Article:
Much of what is happening in the Arctic is causing major changes in other parts of the world. When conditions change in the Arctic, climate effects are also observed in Europe for example. This can also lead to changes of entire regimes and in politics. An international research team with Swiss involvement has found evidence that a violent volcanic eruption on an island of the Aleutian archipelago was partly responsible for the decline of the Roman Republic and the Egyptian Ptolemaic Empire.
In the study, the two lead authors Michael Sigl of the University of Bern and Joseph McConnell of the Desert Research Institute in Reno, Nevada, found the evidence in ice cores from Greenland and Russia in the shape of ash deposits called tephra. Analysis results found two volcanic activities in the years 45 and 43 BC which had led to the deposits. Geochemical analysis and comparisons with known eruptions at these times led the researchers to the eruption of the volcano Okmok in Alaska. The second eruption, in particular, is one of the strongest volcanic eruptions known in the past 2,500 years. “The tephra match couldn’t fit better,” says specialist Dr Gill Plunkett of Queen’s University in Belfast.
The two lead authors found the first evidence of volcanic activity when investigating an ice core. A well-preserved Tephra layer was stored in it. Further investigations on older ice cores, some of which had been drilled in the 1990s, provided further evidence that the “Okmok 2” eruption had been responsible for the deposits. But as the researchers continued to study the effects of the eruption, the true extent of the disaster at the time became apparent. From the analysis of tree rings from Scandinavia, Austria and California, and of cave deposits in northeastern China, the research team found evidence of massive climatic changes after the eruption. Modeling showed that temperatures in the northern hemisphere were up to 7°C lower in summer and autumn, and that summer precipitation was 50-120 percent higher and autumn precipitation up to 400 percent higher in southern Europe.
Especially in the Mediterranean, where two of the largest empires at this time had been located, these climatic changes had a massive impact. Historians from that time write of crop failures, famines and outbreaks of disease on a massive scale. “In the Mediterranean region, these wet and extremely cold conditions during the agriculturally important spring through autumn seasons probably reduced crop yields and compounded supply problems during the ongoing political upheavals of the period,” says oxford University archaeologist Dr Andrew Wilson. “Particularly striking was the severity of the Nile flood failure at the time of the Okmok eruption,” adds historian Dr. Joe Manning of Yale University. “The climate effects were a severe shock to an already stressed society at a pivotal moment in history.”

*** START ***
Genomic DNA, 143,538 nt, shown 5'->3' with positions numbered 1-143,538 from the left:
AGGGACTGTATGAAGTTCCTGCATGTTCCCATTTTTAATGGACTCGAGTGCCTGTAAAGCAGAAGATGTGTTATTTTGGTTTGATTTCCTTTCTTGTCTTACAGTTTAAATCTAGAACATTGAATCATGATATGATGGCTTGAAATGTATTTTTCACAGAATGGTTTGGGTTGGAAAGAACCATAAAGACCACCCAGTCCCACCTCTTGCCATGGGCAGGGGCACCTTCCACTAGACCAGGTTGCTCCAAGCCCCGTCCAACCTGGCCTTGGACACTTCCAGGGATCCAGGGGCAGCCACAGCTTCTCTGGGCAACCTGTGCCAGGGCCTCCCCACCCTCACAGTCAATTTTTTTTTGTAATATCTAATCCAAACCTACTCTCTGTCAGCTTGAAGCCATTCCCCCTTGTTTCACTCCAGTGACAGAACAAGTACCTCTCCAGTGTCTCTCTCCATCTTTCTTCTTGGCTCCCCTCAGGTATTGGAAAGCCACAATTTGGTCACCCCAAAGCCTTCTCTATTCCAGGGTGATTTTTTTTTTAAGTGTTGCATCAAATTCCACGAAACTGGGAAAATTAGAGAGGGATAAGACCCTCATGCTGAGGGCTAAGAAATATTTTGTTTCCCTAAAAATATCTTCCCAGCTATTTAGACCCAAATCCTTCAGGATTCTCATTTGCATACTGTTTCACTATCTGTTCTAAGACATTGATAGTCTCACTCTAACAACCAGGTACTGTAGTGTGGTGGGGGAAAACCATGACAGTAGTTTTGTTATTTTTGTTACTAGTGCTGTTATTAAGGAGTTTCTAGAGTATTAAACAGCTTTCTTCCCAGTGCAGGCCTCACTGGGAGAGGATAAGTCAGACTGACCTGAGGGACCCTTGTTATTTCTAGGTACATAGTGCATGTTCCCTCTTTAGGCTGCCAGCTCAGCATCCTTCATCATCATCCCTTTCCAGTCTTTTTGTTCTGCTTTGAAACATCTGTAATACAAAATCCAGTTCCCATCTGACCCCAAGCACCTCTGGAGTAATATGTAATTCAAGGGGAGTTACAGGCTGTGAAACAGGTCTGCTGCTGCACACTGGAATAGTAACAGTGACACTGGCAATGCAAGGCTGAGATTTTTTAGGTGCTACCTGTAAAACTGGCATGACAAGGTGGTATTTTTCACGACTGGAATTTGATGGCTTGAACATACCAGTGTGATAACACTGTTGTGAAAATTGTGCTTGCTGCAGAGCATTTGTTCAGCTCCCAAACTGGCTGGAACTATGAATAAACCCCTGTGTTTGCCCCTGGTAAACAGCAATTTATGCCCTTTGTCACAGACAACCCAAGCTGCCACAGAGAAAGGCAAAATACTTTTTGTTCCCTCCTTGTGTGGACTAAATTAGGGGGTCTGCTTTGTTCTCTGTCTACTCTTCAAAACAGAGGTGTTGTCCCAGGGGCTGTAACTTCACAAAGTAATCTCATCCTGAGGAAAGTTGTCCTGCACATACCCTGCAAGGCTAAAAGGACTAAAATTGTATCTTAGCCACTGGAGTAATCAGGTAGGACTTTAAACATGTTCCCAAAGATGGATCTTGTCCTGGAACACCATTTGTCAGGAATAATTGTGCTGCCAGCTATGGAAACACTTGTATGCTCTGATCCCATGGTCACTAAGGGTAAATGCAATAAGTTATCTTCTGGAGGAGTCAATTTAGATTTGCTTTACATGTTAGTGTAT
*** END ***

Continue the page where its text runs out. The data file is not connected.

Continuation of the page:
The timing of the two volcanic eruptions coincides with the political upheavals in Rome and Egypt, which are also interrelated. Beginning with Julius Caesar’s seizure of power and his dictatorship and the resulting conflicts and civil wars, the Roman Republic was turned into an empire and the Egyptian Empire became a Roman province. One of the main factors was the supply problems of legionnaires and veterans in the army and of the population. The crop failures and devastated land conditions caused by the climatic changes led to discontent among the population and the army, which encouraged the rise of a leader. Of course, this was not the only factor and the authors of the study are also aware that many different factors had led to the decline of the Roman Republic and Egypt. But the eruption of the Okmok was certainly an important factor. “To find evidence that a volcano on other side of the earth erupted and effectively contributed to the demise of the Romans and the Egyptians and the rise of the Roman Empire is fascinating,” concludes lead author McConnell. “It certainly shows how interconnected the world was even 2,000 years ago.”
Michael Wenger, PolarJournal
Link to the study: McConnell et al (2020) PNAS, E-Pub: 10.1073/pnas.2002722117
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